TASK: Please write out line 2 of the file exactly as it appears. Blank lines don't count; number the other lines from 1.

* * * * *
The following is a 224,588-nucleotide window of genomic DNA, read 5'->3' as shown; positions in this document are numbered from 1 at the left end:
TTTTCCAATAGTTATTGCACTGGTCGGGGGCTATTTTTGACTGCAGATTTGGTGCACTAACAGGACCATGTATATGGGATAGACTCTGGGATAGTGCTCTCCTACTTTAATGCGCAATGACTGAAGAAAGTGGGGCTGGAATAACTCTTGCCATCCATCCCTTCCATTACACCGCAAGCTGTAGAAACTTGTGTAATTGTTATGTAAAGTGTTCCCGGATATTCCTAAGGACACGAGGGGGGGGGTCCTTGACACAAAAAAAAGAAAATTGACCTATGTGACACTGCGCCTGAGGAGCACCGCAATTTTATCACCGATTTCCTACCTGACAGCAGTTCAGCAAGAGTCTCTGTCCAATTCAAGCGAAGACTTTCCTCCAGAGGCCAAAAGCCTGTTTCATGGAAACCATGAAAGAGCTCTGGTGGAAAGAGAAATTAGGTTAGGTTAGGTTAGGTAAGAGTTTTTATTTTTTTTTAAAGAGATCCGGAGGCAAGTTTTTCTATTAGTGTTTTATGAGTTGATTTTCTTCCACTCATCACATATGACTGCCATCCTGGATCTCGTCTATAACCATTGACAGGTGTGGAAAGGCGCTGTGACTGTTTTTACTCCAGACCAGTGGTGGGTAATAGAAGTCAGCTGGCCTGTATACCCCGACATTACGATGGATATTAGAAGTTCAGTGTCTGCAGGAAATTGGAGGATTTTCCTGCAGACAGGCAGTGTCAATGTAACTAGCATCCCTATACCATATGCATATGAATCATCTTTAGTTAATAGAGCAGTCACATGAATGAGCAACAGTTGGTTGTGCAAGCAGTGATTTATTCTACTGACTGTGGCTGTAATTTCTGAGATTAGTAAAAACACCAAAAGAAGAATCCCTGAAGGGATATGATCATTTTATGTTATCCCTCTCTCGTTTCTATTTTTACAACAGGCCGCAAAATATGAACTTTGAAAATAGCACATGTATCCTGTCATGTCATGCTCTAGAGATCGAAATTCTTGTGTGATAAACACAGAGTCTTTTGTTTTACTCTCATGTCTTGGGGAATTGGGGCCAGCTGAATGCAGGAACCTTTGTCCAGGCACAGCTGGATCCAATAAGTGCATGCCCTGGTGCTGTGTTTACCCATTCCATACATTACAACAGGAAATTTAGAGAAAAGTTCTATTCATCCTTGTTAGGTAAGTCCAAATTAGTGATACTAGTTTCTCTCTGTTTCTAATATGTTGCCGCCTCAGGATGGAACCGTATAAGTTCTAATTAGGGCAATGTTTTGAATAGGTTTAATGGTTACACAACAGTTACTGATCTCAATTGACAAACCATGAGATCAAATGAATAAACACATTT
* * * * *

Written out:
TTTTCCAATAGTTATTGCACTGGTCGGGGGCTATTTTTGACTGCAGATTTGGTGCACTAACAGGACCATGTATATGGGATAGACTCTGGGATAGTGCTCTCCTACTTTAATGCGCAATGACTGAAGAAAGTGGGGCTGGAATAACTCTTGCCATCCATCCCTTCCATTACACCGCAAGCTGTAGAAACTTGTGTAATTGTTATGTAAAGTGTTCCCGGATATTCCTAAGGACACGAGGGGGGGGGTCCTTGACACAAAAAAAAGAAAATTGACCTATGTGACACTGCGCCTGAGGAGCACCGCAATTTTATCACCGATTTCCTACCTGACAGCAGTTCAGCAAGAGTCTCTGTCCAATTCAAGCGAAGACTTTCCTCCAGAGGCCAAAAGCCTGTTTCATGGAAACCATGAAAGAGCTCTGGTGGAAAGAGAAATTAGGTTAGGTTAGGTTAGGTAAGAGTTTTTATTTTTTTTTAAAGAGATCCGGAGGCAAGTTTTTCTATTAGTGTTTTATGAGTTGATTTTCTTCCACTCATCACATATGACTGCCATCCTGGATCTCGTCTATAACCATTGACAGGTGTGGAAAGGCGCTGTGACTGTTTTTACTCCAGACCAGTGGTGGGTAATAGAAGTCAGCTGGCCTGTATACCCCGACATTACGATGGATATTAGAAGTTCAGTGTCTGCAGGAAATTGGAGGATTTTCCTGCAGACAGGCAGTGTCAATGTAACTAGCATCCCTATACCATATGCATATGAATCATCTTTAGTTAATAGAGCAGTCACATGAATGAGCAACAGTTGGTTGTGCAAGCAGTGATTTATTCTACTGACTGTGGCTGTAATTTCTGAGATTAGTAAAAACACCAAAAGAAGAATCCCTGAAGGGATATGATCATTTTATGTTATCCCTCTCTCGTTTCTATTTTTACAACAGGCCGCAAAATATGAACTTTGAAAATAGCACATGTATCCTGTCATGTCATGCTCTAGAGATCGAAATTCTTGTGTGATAAACACAGAGTCTTTTGTTTTACTCTCATGTCTTGGGGAATTGGGGCCAGCTGAATGCAGGAACCTTTGTCCAGGCACAGCTGGATCCAATAAGTGCATGCCCTGGTGCTGTGTTTACCCATTCCATACATTACAACAGGAAATTTAGAGAAAAGTTCTATTCATCCTTGTTAGGTAAGTCCAAATTAGTGATACTAGTTTCTCTCTGTTTCTAATATGTTGCCGCCTCAGGATGGAACCGTATAAGTTCTAATTAGGGCAATGTTTTGAATAGGTTTAATGGTTACACAACAGTTACTGATCTCAATTGACAAACCATGAGATCAAATGAATAAACACATTT